“What color should we paint our hive?” I asked Greg over breakfast yesterday.
Sounds like a simple enough question right? A dilemma no more difficult than choosing a color when you buy a new car or you paint an old chair. But like everything else regarding our bees, we had a lot to learn even in the simple matter of painting our hive.
It turns out the first question is really, Do you paint the hive? The folks at Betterbee suggest that our hive can be painted, but don’t say that it should or must be painted. And the advice, if that’s what you want to call it, stopped there. So we turned to our copy of Starting Right With Bees and then of course to the internet where we found that opinions on painting a hive varied as widely as the paint colors on a Benjamin Moore color deck. At last we decided, yes, we would paint the hive.
So we were back to our original question, what color? I thought back to Grandpap Peters’ hives; they were all white. Come to think of it I couldn’t remember seeing a hive of our type that wasn’t white. I wasn’t exactly opposed to white myself, but with the matter of how our neighbors would react to the hives still an unknown, I favored something more subtle. Neighbors aside, I wondered if hive color mattered to the bees. To some this might seem like a sophisticated notion, but we’re talking about a society that can kill and create their own queen and “dances” to communicate food source information. So yes, I thought it was absolutely plausible that they would have a preference when it came to paint color.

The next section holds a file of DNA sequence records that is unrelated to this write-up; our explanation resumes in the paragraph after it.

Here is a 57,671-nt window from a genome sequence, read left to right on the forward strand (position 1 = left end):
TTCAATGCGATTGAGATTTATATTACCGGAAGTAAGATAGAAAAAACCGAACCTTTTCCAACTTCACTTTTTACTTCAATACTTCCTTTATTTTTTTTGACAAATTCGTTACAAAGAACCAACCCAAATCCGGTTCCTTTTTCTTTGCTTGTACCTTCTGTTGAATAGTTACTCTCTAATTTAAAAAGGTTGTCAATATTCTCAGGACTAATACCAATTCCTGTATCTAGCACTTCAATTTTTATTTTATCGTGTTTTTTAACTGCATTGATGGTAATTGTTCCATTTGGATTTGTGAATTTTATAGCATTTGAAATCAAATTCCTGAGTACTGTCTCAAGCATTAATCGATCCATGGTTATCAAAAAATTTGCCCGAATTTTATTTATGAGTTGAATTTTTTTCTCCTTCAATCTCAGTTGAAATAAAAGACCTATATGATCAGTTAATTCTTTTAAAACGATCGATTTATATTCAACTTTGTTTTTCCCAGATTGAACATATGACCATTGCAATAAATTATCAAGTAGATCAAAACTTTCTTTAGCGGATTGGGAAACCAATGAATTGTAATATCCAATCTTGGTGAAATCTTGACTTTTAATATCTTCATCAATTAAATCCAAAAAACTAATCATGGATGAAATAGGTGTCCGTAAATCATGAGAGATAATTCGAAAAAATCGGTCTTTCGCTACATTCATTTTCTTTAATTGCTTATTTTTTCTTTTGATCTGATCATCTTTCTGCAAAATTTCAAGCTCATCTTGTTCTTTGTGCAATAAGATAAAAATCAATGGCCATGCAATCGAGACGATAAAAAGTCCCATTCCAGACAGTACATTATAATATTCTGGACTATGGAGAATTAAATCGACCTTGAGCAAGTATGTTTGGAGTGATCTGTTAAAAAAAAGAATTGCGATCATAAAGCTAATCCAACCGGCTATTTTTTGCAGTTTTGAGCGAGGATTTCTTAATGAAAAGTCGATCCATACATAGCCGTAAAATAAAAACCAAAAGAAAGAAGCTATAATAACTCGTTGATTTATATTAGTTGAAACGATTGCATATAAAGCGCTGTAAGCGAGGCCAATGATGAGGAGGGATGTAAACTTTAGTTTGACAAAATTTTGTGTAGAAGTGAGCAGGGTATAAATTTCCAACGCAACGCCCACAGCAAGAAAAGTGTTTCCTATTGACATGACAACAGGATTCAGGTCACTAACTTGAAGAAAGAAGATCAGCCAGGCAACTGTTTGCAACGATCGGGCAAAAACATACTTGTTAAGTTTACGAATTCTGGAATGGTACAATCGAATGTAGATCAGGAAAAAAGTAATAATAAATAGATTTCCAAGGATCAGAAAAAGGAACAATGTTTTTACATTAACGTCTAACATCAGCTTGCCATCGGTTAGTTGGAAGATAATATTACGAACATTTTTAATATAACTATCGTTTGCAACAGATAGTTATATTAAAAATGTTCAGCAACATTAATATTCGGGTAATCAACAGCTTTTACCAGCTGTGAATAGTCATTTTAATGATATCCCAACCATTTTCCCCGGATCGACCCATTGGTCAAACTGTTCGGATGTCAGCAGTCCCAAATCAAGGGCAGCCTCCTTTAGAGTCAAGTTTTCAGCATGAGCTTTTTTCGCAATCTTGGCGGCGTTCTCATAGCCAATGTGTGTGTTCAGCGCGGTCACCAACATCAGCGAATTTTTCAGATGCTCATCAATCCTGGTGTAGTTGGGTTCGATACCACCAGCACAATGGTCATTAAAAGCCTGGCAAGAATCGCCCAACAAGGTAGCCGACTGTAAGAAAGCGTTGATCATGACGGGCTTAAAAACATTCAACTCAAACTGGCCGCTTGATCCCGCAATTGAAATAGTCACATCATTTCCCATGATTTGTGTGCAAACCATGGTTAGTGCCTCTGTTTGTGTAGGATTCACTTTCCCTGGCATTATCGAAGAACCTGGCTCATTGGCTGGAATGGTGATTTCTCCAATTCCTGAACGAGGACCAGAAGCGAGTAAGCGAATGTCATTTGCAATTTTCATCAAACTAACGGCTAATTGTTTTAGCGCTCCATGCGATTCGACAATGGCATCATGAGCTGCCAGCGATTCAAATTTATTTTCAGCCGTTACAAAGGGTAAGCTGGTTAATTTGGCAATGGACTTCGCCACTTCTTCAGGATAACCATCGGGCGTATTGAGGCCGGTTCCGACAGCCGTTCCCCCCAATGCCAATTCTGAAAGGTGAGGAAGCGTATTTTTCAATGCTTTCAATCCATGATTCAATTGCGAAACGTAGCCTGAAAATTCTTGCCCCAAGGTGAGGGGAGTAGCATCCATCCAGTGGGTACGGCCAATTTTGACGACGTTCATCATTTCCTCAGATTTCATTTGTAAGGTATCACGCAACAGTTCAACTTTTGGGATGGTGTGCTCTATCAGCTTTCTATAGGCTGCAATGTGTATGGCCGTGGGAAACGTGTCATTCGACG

Alas, I couldn’t find any data regarding the effects of hive color on honey production or swarming rates. We were back to square one. I suggested we camouflage the hive and paint it the color of our house, which could be described as a cross between olive green and mud brown, a dark color. Greg worried that the dark color would cause the hive to overheat when exposed to direct sunlight.
“It won’t get much sun if we put it on the south side of the deck under the maple tree,” I argued. “Besides, the roof is galvanized metal, which will reflect the sun.”
The debate continued complete with a discussion of albedo effects and passive cooling in the way it only could between two engineers.
Turns out white is the color of choice for most beekeepers because it makes the hives easy to spot. That left one final, but perhaps most important consideration: can the type of paint used affect, or more specifically, harm the bees? Painting the hive had become a thesis project in and of itself. With each step, each question, we were humbled by how much we didn’t know. Could we really pull this off? Had we been too naïve about this urban beekeeping adventure, somehow drunk on honey and notions of saving the planet one bee at a time?
I tried to calm myself with a few deep breaths, but I was still atwitter. It was time to call my bee mentor cum bee therapist, Bob Kress of Kress Apiary in Burns Harbor, Indiana. I needed some reassurance that we weren’t crazy or ill-suited for raising bees.
Bob’s gentle voice provided all the soothing I needed. As for the paint, well, it was starting to seem like an easy question again.
Water-based exterior paint.
Color doesn’t matter.
Greg spent the remainder of the afternoon painting the hive. He surprised me by painting the top cover the same red color as the gables of our house. I swooned over the resemblance of our bees’ new home to our own home. Soon enough the pretty hive would be full of bees. And I was back to believing that yes, we could really do this.